Many countries have been generally accepting of this approach, but it should be noted that a 2017 European Court of Justice Decision in Hamamatsu raises questions of how price review clauses should be evaluated in the EU. The Court stated:

“Articles 28 and 31 of the Customs Code, in the version in force, must be interpreted as meaning that they do not permit an agreed transaction value, composed of an amount initially invoiced and declared and a flat-rate adjustment made after the end of the accounting period, to form the basis for the Customs value, without it being possible to know at the end of the accounting period whether that adjustment would be made up or down.”[8]

Currently, EU Customs administrations do not have a common view of the impact of Hamamatsu on Transactional Net Margin Method pricing. Both business and Customs would benefit from additional guidance.

Linking TP to COS

As noted in the report of the Focus Group to the TCCV, and acknowledged in TCCV Commentary 23.1, the “circumstances surrounding the sale” framework is quite broad, and can include a review of TP documentation as support that the price is not influenced by the relationship of the parties. As noted above, the Interpretative Notes provide non-exclusive examples of ways in which an importer may meet the “circumstances surrounding the sale” test; two of these are particularly relevant for the Transactional Net Margin Method:

(1) if it can be shown that prices are settled in a manner consistent with the normal pricing practices of the industry; or

(2) if it can be shown that the prices are adequate to ensure recovery of all costs plus a profit which is equivalent to the firm’s overall profit realized over a representative period of time in sales of merchandise of the same class or kind.

While these are non-exclusive examples, because they have been in place since the adoption of the Agreement they often serve as a frame of reference for Customs administrations. TCCV Case Study 14.1 uses the first example as a frame of reference for examining the circumstances surrounding the sale. It reviews a Transactional Net Margin Method TP study in which the benchmarked comparable companies are in the same industry as the importer, and concludes that the import price was settled in accord with normal industry practices.

The WCO Guide on Customs Valuation and Transfer Pricing contains a discussion of how Transactional Net Margin Method transfer pricing may be used to demonstrate the second example.[9] While noting that this example refers to the seller’s profit, the Guide states: “information derived from the importer’s profit can potentially give Customs assurance that the exporter/seller’s profit is acceptable.” The Guide goes on to illustrate the point with data.

As the “circumstances surrounding the sale” examples are non-exclusive, it may also be possible to review the Importer’s financial data through the lens of another Customs valuation methodology. An Importer which sets prices under the Transactional Net Margin Method will be receiving a profit that is commensurate with that of other distributors possessing similar attributes. With the Importer earning a normal profit, the annual financial results can be rearranged in a format that aligns with deductive value as set forth in Article 5. While not an actual application of deductive value, which is applied to each importation individually, this type of review can establish a “notional deductive value” for all products sold during the year. Using an Article 5 deductive value framework to evaluate the circumstances surrounding the sale is another way for Customs to use TP data.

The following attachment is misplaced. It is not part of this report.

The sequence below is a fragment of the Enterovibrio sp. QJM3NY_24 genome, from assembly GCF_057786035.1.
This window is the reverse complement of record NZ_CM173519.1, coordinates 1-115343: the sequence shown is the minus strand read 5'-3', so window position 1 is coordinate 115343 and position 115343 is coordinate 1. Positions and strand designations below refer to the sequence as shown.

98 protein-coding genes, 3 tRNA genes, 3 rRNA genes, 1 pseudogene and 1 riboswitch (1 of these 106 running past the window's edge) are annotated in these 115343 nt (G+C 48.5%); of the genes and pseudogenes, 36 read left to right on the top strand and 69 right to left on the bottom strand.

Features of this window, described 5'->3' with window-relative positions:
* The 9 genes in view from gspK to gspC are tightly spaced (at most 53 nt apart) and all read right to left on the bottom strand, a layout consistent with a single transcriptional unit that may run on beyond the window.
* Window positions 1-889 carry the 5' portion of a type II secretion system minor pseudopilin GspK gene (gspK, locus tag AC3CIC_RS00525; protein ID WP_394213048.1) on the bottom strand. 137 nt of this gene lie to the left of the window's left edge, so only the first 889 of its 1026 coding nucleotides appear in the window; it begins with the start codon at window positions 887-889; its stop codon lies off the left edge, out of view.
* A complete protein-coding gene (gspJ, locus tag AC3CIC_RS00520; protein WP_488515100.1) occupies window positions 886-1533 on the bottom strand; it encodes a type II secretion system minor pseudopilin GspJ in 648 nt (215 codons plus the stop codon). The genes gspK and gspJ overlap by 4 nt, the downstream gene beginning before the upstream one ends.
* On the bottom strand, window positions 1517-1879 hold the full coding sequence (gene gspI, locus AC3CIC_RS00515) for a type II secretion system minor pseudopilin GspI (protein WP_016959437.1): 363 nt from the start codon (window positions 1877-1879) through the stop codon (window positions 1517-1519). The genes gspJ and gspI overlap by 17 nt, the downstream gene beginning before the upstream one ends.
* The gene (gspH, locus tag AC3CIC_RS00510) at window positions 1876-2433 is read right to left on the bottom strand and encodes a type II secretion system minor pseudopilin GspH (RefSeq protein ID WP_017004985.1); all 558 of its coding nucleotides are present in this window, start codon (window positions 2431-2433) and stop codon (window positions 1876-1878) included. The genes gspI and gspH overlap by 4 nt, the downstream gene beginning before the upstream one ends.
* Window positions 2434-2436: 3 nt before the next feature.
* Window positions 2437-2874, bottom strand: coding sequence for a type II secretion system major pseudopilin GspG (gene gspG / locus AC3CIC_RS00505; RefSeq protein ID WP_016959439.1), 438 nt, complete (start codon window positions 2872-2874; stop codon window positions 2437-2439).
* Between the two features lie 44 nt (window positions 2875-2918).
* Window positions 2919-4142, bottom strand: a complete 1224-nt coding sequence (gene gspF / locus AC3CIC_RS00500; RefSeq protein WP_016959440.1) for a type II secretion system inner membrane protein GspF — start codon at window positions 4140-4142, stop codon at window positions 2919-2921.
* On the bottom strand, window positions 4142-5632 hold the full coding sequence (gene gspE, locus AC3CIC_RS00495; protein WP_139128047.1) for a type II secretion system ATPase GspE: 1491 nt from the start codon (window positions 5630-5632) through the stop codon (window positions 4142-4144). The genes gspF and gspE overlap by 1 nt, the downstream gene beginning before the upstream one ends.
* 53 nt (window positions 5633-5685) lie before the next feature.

Confirming that TNMM is followed, and transaction value results

TP studies tend to follow a common organization, some of which is relevant to a Customs assessment of the circumstances surrounding the sale, and some of which is not. Since TCCV TP instruments and the WCO Guide were issued, it has become more common for Importers to prepare a supplement to the TP study which explains how the TP documentation may be used by Customs in a “circumstances surrounding the sale” assessment.

Importantly, the Importer must also provide information that is not needed under income tax rules which will allow Customs to verify that the result will be transaction value. Following is commonly needed additional information:

  1. Were all imports covered by the transfer pricing policy?

Only imports that are subject to the TP methodology can utilize the TP documentation as supportive of transaction value.

2. Did the adjustment impact the Importer’s cost of goods sold (COGS)?

The TP adjustment must change the price paid for goods to impact transaction value. This means that the adjustment must be booked by the Importer in a manner that directly impacts COGS in the financial statements. An adjustment that is made to a different account, or one that is made “for tax purposes only” and never impacts price paid cannot result in transaction value.[10] Of course, as Case Study 14.2 makes clear, a required TP adjustment must actually be made in order for transaction value to result.

3. Was the TP adjustment applied to all imports consistently for tax and Customs purposes?